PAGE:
But the mind must be all encompassing. It concentrates on one technique, then another. One moment it is filled with one thought, like playing with a beautiful sound that requires independence of the bow arm and left hand. Immediately the mind segues into its new role, hopefully temporary, to withstand the irritation when stage fright has worked its way to the surface. For this reason, musicians develop a flexible mind and an ability to go to Plan B if Plan A is doomed. Along the way their skin gets thicker as well.
Piatigorsky Hits the Nail on the Head
The mind games that emerge during a battle between stage fright and musical (and technical) effectiveness can make you blow a gasket and undergo a mental meltdown, but oddly enough most of us survive the ordeal. No one has ever died (I haven’t verified this) from a bad bout of stage fright. Instead, we search for meaning and explanation, a road map that takes us to a better place the next time we perform.
Words come to our rescue: the aphorism which sums things up and mirrors our experience, and then hits us with an insight that tricks the mind into opening up and hearing good news.
The great Russian cellist Gregor Piatigorsky understood the nature of limitations and how a musician can come to terms with it. The idea of “perfection” casts a huge shadow in the minds of musicians, and while there is no such thing as perfection, its presence cannot be overlooked. Only by recognizing negatives can a positive outcome be assured.
Piatigorsky, well known as a fine chess player as well as, according to Ivan Galamian, the greatest string player of all time, said:
"You don’t have to be a genius to know your shortcomings, because there are so many of them. But you have to be a mighty intelligent person to know your strong points. That is your obligation: to know what is good. And if possible to enjoy. And everything that you don’t like, to convert into something that is likable. That is the only way I know. Otherwise you will live in the negative all your life. You can’t live in that, you can't prosper in it."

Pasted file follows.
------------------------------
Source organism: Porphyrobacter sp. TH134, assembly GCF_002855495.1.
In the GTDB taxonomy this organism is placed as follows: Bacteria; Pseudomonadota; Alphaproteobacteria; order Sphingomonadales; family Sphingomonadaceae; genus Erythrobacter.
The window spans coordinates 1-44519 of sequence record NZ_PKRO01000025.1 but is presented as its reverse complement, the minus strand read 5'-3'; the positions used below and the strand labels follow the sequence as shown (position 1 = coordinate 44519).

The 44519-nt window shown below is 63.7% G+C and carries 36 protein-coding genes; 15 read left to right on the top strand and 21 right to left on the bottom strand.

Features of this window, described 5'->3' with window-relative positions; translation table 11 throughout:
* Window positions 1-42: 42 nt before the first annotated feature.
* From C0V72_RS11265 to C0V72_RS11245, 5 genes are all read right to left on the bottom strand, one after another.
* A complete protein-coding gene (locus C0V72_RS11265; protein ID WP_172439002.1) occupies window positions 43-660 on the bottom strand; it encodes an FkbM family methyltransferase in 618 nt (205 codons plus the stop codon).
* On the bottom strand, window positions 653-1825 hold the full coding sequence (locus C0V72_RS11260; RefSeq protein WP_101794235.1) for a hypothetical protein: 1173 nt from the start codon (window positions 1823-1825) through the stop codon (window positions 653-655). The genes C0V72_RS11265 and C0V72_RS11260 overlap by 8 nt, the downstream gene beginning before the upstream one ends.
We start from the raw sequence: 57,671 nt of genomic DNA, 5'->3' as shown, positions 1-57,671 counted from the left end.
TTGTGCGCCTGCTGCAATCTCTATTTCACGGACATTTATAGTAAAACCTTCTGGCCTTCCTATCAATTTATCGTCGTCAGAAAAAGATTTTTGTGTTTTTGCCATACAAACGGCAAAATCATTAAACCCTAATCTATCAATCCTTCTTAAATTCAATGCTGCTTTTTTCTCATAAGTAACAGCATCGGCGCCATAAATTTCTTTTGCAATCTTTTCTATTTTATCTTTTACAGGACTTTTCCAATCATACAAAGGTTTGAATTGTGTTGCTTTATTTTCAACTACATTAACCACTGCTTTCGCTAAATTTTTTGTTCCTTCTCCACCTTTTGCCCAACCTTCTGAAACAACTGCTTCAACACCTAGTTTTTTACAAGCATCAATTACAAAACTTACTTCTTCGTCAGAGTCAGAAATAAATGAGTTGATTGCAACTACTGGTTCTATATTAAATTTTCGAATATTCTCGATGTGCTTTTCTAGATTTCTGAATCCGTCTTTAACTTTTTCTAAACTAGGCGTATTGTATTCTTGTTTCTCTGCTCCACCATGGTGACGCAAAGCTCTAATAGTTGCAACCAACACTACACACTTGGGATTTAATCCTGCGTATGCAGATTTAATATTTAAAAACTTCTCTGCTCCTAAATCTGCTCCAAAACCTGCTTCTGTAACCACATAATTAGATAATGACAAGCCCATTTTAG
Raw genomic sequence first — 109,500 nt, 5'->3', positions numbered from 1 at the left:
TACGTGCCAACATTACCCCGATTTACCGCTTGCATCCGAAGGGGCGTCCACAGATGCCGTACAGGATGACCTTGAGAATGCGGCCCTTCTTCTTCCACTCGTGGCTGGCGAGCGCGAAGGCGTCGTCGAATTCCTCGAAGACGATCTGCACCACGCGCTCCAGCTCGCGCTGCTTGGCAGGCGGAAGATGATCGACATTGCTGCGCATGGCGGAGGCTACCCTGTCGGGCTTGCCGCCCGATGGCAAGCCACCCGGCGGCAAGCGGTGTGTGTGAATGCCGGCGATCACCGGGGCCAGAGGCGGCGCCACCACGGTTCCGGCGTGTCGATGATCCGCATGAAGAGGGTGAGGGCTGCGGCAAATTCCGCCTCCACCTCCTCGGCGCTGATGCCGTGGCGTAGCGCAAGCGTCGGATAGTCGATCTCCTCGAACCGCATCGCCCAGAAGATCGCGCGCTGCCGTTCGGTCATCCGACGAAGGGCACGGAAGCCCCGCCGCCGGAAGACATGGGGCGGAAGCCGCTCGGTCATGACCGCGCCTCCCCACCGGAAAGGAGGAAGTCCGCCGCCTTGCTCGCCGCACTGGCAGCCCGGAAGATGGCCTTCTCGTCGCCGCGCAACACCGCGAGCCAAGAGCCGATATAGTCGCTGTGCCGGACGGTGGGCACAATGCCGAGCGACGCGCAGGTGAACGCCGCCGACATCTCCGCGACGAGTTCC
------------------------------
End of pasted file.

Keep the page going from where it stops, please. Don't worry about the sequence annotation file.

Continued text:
The cellist in what was known as the Million Dollar Trio with Jascha Heifetz and pianist Artur Rubinstein, Piatigorsky understood the nuances inherent in working with such intense personalities. Heifetz and Rubinstein famously did not get along. Is it safe to assume that Piatigorsky knew a little bit about getting along with both of them, and served as a buffer to hold the group together? It’s OK to assume when so much can be learned from figuring out how musicians work together.
Shortcomings Turn Into Swans
To know one’s weaknesses means that you are on your way to turning them into strengths. For example, a fluid, sensuous sound, one that is free as the air we breathe, may not feel as reliable as a more firm, thicker sound. When you’re young, the fluid sound seems more vulnerable. However, with confidence and maturity, that sound will have more beauty, variety and even poetry.
Music training often lends itself to finding what is wrong and what doesn’t fit. But Piatigorsky knew enough to recognize his strengths. "It is your obligation to know what is good." Enjoy your strengths. Convert what you don't like into something likeable. Prosper in the positive.